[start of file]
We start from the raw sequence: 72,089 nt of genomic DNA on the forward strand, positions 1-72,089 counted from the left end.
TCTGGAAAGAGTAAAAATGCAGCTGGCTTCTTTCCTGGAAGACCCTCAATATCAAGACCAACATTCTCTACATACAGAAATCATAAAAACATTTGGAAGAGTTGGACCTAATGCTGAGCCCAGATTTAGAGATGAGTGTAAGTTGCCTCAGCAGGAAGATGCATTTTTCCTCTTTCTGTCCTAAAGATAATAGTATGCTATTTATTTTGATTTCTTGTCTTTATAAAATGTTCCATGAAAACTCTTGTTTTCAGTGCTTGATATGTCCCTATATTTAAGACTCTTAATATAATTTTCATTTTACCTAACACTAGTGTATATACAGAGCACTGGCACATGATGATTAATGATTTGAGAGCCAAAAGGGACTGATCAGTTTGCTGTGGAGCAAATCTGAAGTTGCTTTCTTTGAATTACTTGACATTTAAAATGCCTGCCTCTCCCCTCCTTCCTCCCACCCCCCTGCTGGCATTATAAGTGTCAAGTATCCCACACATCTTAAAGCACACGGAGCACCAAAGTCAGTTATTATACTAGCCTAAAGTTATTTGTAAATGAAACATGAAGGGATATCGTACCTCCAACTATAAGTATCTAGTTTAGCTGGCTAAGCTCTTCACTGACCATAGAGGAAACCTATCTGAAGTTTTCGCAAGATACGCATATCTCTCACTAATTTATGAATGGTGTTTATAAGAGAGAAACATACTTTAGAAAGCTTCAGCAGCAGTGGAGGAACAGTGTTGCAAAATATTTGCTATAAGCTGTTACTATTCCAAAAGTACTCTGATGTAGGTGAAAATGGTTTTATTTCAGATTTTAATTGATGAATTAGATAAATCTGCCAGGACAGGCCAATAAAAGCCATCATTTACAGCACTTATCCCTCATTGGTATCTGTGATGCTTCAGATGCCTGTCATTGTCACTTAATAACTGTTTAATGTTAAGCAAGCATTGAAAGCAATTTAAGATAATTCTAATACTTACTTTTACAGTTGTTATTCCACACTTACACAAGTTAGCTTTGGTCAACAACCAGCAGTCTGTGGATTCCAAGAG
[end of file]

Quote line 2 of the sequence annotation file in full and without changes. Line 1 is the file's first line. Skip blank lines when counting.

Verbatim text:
TCTGGAAAGAGTAAAAATGCAGCTGGCTTCTTTCCTGGAAGACCCTCAATATCAAGACCAACATTCTCTACATACAGAAATCATAAAAACATTTGGAAGAGTTGGACCTAATGCTGAGCCCAGATTTAGAGATGAGTGTAAGTTGCCTCAGCAGGAAGATGCATTTTTCCTCTTTCTGTCCTAAAGATAATAGTATGCTATTTATTTTGATTTCTTGTCTTTATAAAATGTTCCATGAAAACTCTTGTTTTCAGTGCTTGATATGTCCCTATATTTAAGACTCTTAATATAATTTTCATTTTACCTAACACTAGTGTATATACAGAGCACTGGCACATGATGATTAATGATTTGAGAGCCAAAAGGGACTGATCAGTTTGCTGTGGAGCAAATCTGAAGTTGCTTTCTTTGAATTACTTGACATTTAAAATGCCTGCCTCTCCCCTCCTTCCTCCCACCCCCCTGCTGGCATTATAAGTGTCAAGTATCCCACACATCTTAAAGCACACGGAGCACCAAAGTCAGTTATTATACTAGCCTAAAGTTATTTGTAAATGAAACATGAAGGGATATCGTACCTCCAACTATAAGTATCTAGTTTAGCTGGCTAAGCTCTTCACTGACCATAGAGGAAACCTATCTGAAGTTTTCGCAAGATACGCATATCTCTCACTAATTTATGAATGGTGTTTATAAGAGAGAAACATACTTTAGAAAGCTTCAGCAGCAGTGGAGGAACAGTGTTGCAAAATATTTGCTATAAGCTGTTACTATTCCAAAAGTACTCTGATGTAGGTGAAAATGGTTTTATTTCAGATTTTAATTGATGAATTAGATAAATCTGCCAGGACAGGCCAATAAAAGCCATCATTTACAGCACTTATCCCTCATTGGTATCTGTGATGCTTCAGATGCCTGTCATTGTCACTTAATAACTGTTTAATGTTAAGCAAGCATTGAAAGCAATTTAAGATAATTCTAATACTTACTTTTACAGTTGTTATTCCACACTTACACAAGTTAGCTTTGGTCAACAACCAGCAGTCTGTGGATTCCAAGAG